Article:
Spectator on how to do Christmas

This is Christmas and it’s all pretty standard: no presents go under the tree until Christmas Eve, a day on which my mother is very smiley, having been making the brandy cream (not butter, never butter) all afternoon while listening to the carol service from King’s College on the radio. The crib is arranged in the hall around the gold-sprayed leaf arrangement. A film-probably James Bond, although, in earlier years, it was Chitty Chitty Bang Bang-is followed by large and lively dinner. Those who have been confirmed are deemed old enough to attend midnight Mass. As are those who will be cooking lunch.

Christmas morning: on waking, you may open the presents outside your stocking (books so that you can read before the point at which you’re allowed into your parents’ room). All items in stockings to be wrapped in tissue paper. Presents for and from brothers and sisters at breakfast. Church for the unconfirmed. One present, possibly two before lunch. Champagne cocktails. Lunch. The Queen’s Speech. More presents, followed by a brief yet antici-patory lull. Tea, with Christmas cake, which nobody eats, but is essential because it’s not until after tea that you’re given the Big Present from your parents. Another lull, with an edge of exhaustion. Dinner with family best friends. The End.

Then I got married, and it appeared that other families have other rules. Or, stranger still, a marked absence of rules. Presents, Zam suggested, could go under the tree as they enter the house-part of the fun, he and the children explained, is in the build-up, the growing pile, the shaking, prodding and squeezing of the parcels so that there’s barely any need to open them on the day except to confirm what has already been surmised. Or, one year, the presents being unwrapped by my then six-year-old daughter a couple of days early. On recognising the enormity of her actions, she wailed: ‘I’ve burgled my presents.’

‘Sometimes, we used to collect all the presents addressed to us under the tree and make a pile of our own,’ Zam says. I dismiss this extraordinary idea. ‘And I prefer brandy butter.’ ‘It might be nice to have Christmas supper instead of lunch.’ This strikes me as stepping over a pretty profound line, but I agree to experiment. We have the Champagne without the food and, by 3pm, are too tired and bad-tempered to open any battery compartments and insert nine AAAs. The children are starving and mildly sickly having eaten smoked-salmon sandwiches all day. When we suggest a walk, they stare at us as if we’ve just cancelled the best day of the year. By supper, all we want is scrambled eggs. Preferring to take things to the wire timing-wise, Zam and the children spend Christmas Eve buying presents, delivering parcels and driving around with a ladder in search of mistletoe.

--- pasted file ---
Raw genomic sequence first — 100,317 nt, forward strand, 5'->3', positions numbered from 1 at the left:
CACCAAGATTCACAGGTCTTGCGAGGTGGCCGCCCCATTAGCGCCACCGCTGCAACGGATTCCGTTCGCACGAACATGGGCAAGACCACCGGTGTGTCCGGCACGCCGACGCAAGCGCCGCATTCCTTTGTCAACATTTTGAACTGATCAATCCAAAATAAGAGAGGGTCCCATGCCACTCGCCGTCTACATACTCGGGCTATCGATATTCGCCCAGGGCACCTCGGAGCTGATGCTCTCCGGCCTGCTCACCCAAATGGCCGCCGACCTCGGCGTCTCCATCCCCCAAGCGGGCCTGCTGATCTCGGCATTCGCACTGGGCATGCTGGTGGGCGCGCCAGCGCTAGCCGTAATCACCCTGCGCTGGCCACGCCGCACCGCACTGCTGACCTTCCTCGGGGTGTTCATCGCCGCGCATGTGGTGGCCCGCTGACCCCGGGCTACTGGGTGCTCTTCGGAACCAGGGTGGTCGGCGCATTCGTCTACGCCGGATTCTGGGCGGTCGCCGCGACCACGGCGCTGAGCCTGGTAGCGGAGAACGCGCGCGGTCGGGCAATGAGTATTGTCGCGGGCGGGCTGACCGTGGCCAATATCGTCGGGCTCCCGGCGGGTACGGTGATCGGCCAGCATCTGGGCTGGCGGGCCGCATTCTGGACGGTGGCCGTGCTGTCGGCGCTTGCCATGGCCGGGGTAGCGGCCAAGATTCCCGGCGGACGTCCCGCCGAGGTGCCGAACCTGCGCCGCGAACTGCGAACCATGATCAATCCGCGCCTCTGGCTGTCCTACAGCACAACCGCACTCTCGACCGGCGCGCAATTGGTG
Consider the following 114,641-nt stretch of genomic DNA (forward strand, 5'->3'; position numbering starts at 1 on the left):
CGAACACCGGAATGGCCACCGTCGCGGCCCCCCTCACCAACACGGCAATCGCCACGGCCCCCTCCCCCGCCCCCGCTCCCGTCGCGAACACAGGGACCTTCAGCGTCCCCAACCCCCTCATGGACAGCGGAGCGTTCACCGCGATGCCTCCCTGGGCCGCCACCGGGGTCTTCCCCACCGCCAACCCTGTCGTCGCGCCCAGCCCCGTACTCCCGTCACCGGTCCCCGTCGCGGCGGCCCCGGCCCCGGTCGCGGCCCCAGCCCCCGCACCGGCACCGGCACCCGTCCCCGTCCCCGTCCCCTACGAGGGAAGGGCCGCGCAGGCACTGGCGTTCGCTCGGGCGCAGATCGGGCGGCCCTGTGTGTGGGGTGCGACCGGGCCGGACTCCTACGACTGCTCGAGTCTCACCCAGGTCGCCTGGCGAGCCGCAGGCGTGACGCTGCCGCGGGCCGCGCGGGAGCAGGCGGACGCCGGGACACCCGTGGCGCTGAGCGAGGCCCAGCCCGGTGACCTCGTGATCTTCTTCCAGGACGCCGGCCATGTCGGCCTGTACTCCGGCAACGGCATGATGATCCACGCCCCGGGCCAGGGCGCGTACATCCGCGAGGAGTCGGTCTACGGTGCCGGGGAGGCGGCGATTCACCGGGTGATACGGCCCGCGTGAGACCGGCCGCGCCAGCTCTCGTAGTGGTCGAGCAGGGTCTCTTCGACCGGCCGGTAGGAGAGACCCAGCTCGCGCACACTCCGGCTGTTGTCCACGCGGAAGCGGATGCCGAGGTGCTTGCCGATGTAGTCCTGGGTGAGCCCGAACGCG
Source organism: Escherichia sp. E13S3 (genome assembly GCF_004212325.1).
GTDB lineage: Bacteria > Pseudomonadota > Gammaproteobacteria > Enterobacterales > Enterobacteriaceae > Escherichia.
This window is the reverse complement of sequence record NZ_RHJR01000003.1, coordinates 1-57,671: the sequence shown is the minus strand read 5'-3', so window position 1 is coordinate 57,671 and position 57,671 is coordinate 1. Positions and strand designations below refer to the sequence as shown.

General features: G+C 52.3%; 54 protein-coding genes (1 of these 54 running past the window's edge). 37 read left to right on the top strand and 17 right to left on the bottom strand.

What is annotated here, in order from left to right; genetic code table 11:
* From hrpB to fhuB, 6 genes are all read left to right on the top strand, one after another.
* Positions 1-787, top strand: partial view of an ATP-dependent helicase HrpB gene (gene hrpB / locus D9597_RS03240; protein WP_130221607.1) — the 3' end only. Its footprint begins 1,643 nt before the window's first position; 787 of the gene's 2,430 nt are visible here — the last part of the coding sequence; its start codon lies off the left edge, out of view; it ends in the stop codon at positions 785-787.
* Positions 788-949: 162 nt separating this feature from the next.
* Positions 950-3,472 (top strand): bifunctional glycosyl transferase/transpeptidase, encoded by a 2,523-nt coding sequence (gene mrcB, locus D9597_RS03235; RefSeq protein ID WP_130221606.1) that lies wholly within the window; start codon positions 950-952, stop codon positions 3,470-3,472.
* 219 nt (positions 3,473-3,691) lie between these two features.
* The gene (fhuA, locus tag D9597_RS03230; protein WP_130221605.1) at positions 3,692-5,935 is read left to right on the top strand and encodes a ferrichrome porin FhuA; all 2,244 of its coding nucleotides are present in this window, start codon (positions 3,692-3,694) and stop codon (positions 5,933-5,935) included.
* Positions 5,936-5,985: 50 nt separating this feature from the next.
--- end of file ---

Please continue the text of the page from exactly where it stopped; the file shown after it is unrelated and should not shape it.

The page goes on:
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I manage to keep control of the present opening, insisting that everybody writes who’s been given what in a Christmas Book. This also lists what we give everybody year after year, ensuring that I don’t repeat myself. But when I look back, I can never read what’s been written because it’s all been crossed out at least three times as I realise, while wrapping, that none of it’s quite right. I don’t, however, do what one father told me was the rule in his household: no presents opened until the thank-you letter for the previous one has been penned. On The Day. There and Then. Now, that’s what my children would call a Fun Sponge.

One last staple of the family event. My sister, who adores Christmas more than anybody I know, is often ill on the day, a condition that once got so out of hand, she had to be carted off in an ambulance. This disorder also affects one of our children, who usually has suspected appendicitis mid morning and has to lie on the bathroom floor. We pay no attention. It’s a family tradition.

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